Granting access via Azure AD App-Only

When using SharePoint Online you can define applications in Azure AD and these applications can be granted permissions to SharePoint, but also to all the other services in Office 365. This model is the preferred model in case you’re using SharePoint Online, if you’re using SharePoint on-premises you have to use the SharePoint Only model via based Azure ACS as described in here.

Setting up an Azure AD app for app-only access

In Azure AD when doing app-only you typically use a certificate to request access: anyone having the certificate and its private key can use the app and the permissions granted to the app. Below steps walk you through the setup of this model.

You are now ready to configure the Azure AD Application for invoking SharePoint Online with an App Only access token. To do that, you have to create and configure a self-signed X.509 certificate, which will be used to authenticate your Application against Azure AD, while requesting the App Only access token. First you must create the self-signed X.509 Certificate, which can be created using the makecert.exe tool that is available in the Windows SDK or through a provided PowerShell script which does not have a dependency to makecert. Using the PowerShell script is the preferred method and is explained in this chapter.

Important

It's important that you run the below scripts with Administrator privileges.

To create a self signed certificate with this script:

.\Create-SelfSignedCertificate.ps1 -CommonName "MyCompanyName" -StartDate 2017-10-01 -EndDate 2019-10-01

Note

The dates are provided in US date format: YYYY-MM-dd

The actual script can be copied from here:

#Requires -RunAsAdministrator
<#
.SYNOPSIS
Creates a Self Signed Certificate for use in server to server authentication
.DESCRIPTION
.EXAMPLE
PS C:\> .\Create-SelfSignedCertificate.ps1 -CommonName "MyCert" -StartDate 2015-11-21 -EndDate 2017-11-21
This will create a new self signed certificate with the common name "CN=MyCert". During creation you will be asked to provide a password to protect the private key.
.EXAMPLE
PS C:\> .\Create-SelfSignedCertificate.ps1 -CommonName "MyCert" -StartDate 2015-11-21 -EndDate 2017-11-21 -Password (ConvertTo-SecureString -String "MyPassword" -AsPlainText -Force)
This will create a new self signed certificate with the common name "CN=MyCert". The password as specified in the Password parameter will be used to protect the private key
.EXAMPLE
PS C:\> .\Create-SelfSignedCertificate.ps1 -CommonName "MyCert" -StartDate 2015-11-21 -EndDate 2017-11-21 -Force
This will create a new self signed certificate with the common name "CN=MyCert". During creation you will be asked to provide a password to protect the private key. If there is already a certificate with the common name you specified, it will be removed first.
#>
Param(

   [Parameter(Mandatory=$true)]
   [string]$CommonName,

   [Parameter(Mandatory=$true)]
   [DateTime]$StartDate,

   [Parameter(Mandatory=$true)]
   [DateTime]$EndDate,

   [Parameter(Mandatory=$false, HelpMessage="Will overwrite existing certificates")]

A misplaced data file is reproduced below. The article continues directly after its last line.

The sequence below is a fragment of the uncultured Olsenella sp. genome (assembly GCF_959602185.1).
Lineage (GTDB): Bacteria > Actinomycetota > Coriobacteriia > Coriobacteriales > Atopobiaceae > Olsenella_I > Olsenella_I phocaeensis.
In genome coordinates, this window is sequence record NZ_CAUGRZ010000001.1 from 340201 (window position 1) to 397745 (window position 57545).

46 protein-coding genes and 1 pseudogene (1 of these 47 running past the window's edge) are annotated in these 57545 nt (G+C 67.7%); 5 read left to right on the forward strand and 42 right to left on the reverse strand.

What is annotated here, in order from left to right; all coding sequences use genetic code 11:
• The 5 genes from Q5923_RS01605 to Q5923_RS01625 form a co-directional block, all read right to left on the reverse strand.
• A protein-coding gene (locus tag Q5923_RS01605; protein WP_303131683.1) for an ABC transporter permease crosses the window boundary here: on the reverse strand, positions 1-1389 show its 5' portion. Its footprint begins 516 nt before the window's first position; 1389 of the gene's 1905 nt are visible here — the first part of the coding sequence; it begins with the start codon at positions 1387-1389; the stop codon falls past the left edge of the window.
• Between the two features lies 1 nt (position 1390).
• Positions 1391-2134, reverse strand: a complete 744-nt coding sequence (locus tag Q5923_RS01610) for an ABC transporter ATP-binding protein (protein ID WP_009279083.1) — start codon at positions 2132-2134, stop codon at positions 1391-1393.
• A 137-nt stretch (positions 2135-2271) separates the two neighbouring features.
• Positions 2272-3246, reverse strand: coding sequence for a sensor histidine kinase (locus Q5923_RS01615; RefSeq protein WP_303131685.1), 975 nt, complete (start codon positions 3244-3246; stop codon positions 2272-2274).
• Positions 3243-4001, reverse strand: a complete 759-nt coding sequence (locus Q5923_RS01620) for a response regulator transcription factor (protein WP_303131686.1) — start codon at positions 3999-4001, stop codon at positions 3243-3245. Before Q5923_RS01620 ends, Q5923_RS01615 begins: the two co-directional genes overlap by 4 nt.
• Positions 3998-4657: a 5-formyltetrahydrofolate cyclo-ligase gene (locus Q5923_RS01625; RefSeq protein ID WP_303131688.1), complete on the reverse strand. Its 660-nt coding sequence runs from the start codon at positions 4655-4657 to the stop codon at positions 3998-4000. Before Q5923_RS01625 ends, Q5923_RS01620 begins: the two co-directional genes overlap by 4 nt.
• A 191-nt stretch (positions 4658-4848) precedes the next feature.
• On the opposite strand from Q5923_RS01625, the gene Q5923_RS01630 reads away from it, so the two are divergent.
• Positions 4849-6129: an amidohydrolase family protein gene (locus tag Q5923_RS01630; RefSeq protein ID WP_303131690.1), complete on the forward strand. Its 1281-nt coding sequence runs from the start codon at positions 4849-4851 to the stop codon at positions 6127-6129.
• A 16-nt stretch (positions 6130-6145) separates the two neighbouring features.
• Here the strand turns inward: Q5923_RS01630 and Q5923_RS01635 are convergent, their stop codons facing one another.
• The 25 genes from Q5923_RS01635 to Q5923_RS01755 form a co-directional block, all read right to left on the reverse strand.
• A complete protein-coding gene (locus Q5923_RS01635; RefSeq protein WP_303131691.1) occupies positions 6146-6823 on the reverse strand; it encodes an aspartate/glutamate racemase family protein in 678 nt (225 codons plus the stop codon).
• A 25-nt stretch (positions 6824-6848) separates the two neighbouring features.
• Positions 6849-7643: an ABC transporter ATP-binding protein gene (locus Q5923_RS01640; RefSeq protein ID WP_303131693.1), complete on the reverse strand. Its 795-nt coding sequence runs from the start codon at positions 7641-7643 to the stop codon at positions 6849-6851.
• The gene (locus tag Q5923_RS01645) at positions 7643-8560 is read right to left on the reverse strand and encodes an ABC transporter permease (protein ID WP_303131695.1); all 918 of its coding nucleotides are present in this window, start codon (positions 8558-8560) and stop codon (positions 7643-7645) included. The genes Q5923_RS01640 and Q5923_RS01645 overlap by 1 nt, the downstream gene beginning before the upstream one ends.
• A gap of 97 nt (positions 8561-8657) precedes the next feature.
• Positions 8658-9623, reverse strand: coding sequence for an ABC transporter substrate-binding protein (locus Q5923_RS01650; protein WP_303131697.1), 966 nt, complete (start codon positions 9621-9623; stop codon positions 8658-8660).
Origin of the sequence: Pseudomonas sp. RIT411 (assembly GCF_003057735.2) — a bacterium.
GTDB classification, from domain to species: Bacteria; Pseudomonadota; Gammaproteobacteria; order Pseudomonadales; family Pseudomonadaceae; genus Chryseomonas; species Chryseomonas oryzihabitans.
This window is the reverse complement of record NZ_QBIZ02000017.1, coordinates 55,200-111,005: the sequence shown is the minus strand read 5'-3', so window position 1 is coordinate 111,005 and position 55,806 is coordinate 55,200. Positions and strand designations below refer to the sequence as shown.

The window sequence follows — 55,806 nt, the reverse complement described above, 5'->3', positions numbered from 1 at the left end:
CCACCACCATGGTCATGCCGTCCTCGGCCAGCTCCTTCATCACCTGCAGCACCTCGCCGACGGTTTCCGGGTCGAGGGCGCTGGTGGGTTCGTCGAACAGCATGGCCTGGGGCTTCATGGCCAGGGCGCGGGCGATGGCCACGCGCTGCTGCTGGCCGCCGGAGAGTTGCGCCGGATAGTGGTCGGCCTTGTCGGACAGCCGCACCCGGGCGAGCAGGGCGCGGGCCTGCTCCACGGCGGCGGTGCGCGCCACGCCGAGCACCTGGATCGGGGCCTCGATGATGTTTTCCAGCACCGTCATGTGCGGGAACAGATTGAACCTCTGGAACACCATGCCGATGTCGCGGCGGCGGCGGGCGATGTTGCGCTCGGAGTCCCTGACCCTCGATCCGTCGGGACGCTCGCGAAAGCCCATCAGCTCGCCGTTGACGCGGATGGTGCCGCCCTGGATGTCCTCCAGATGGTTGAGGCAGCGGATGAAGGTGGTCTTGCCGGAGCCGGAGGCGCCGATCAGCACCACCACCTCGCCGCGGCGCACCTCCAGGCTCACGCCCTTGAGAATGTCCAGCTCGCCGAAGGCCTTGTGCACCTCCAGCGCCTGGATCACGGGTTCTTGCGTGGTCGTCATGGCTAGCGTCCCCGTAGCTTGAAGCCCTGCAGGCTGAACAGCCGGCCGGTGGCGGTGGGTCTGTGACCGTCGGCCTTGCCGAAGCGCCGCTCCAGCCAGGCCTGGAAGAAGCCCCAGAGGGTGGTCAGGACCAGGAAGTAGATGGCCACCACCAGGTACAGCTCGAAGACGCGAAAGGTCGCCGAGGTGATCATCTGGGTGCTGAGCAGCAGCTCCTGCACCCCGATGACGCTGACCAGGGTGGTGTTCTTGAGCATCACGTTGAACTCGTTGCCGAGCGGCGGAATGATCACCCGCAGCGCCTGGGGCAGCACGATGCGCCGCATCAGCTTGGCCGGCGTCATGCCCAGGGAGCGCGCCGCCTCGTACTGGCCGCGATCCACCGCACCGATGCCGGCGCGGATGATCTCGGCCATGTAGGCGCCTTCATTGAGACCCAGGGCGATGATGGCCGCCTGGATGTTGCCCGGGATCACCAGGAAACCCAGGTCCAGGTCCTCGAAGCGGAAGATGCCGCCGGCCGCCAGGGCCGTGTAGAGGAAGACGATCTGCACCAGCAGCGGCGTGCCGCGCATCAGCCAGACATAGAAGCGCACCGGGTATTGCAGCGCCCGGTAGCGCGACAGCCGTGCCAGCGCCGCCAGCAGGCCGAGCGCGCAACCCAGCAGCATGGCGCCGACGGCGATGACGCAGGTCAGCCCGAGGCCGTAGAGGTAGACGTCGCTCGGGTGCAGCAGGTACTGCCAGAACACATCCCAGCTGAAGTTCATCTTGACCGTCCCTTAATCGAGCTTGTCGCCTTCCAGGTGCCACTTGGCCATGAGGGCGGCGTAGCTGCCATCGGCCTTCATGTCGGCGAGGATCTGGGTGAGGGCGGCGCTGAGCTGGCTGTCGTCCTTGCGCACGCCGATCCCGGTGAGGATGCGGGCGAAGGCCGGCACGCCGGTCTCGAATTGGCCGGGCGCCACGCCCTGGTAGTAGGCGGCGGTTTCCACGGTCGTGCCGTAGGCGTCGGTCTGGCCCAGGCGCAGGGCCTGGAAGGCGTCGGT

[Switch]$Force,

   [Parameter(Mandatory=$false)]
   [SecureString]$Password
)

# DO NOT MODIFY BELOW

function CreateSelfSignedCertificate(){

    #Remove and existing certificates with the same common name from personal and root stores
    #Need to be very wary of this as could break something
    if($CommonName.ToLower().StartsWith("cn="))
    {
        # Remove CN from common name
        $CommonName = $CommonName.Substring(3)
    }
    $certs = Get-ChildItem -Path Cert:\LocalMachine\my | Where-Object{$_.Subject -eq "CN=$CommonName"}
    if($certs -ne $null -and $certs.Length -gt 0)
    {
        if($Force)
        {

            foreach($c in $certs)
            {
                remove-item $c.PSPath
            }
        } else {
            Write-Host -ForegroundColor Red "One or more certificates with the same common name (CN=$CommonName) are already located in the local certificate store. Use -Force to remove them";
            return $false
        }
    }

    $name = new-object -com "X509Enrollment.CX500DistinguishedName.1"
    $name.Encode("CN=$CommonName", 0)

    $key = new-object -com "X509Enrollment.CX509PrivateKey.1"
    $key.ProviderName = "Microsoft RSA SChannel Cryptographic Provider"
    $key.KeySpec = 1
    $key.Length = 2048 
    $key.SecurityDescriptor = "D:PAI(A;;0xd01f01ff;;;SY)(A;;0xd01f01ff;;;BA)(A;;0x80120089;;;NS)"
    $key.MachineContext = 1
    $key.ExportPolicy = 1 # This is required to allow the private key to be exported
    $key.Create()

    $serverauthoid = new-object -com "X509Enrollment.CObjectId.1"
    $serverauthoid.InitializeFromValue("1.3.6.1.5.5.7.3.1") # Server Authentication
    $ekuoids = new-object -com "X509Enrollment.CObjectIds.1"
    $ekuoids.add($serverauthoid)
    $ekuext = new-object -com "X509Enrollment.CX509ExtensionEnhancedKeyUsage.1"
    $ekuext.InitializeEncode($ekuoids)

    $cert = new-object -com "X509Enrollment.CX509CertificateRequestCertificate.1"
    $cert.InitializeFromPrivateKey(2, $key, "")
    $cert.Subject = $name
    $cert.Issuer = $cert.Subject
    $cert.NotBefore = $StartDate
    $cert.NotAfter = $EndDate
    $cert.X509Extensions.Add($ekuext)
    $cert.Encode()

    $enrollment = new-object -com "X509Enrollment.CX509Enrollment.1"
    $enrollment.InitializeFromRequest($cert)
    $certdata = $enrollment.CreateRequest(0)
    $enrollment.InstallResponse(2, $certdata, 0, "")
    return $true
}

function ExportPFXFile()
{
    if($CommonName.ToLower().StartsWith("cn="))
    {
        # Remove CN from common name
        $CommonName = $CommonName.Substring(3)
    }
    if($Password -eq $null)
    {
        $Password = Read-Host -Prompt "Enter Password to protect private key" -AsSecureString
    }
    $cert = Get-ChildItem -Path Cert:\LocalMachine\my | where-object{$_.Subject -eq "CN=$CommonName"}

    Export-PfxCertificate -Cert $cert -Password $Password -FilePath "$($CommonName).pfx"
    Export-Certificate -Cert $cert -Type CERT -FilePath "$CommonName.cer"
}

function RemoveCertsFromStore()
{
    # Once the certificates have been been exported we can safely remove them from the store
    if($CommonName.ToLower().StartsWith("cn="))
    {
        # Remove CN from common name
        $CommonName = $CommonName.Substring(3)
    }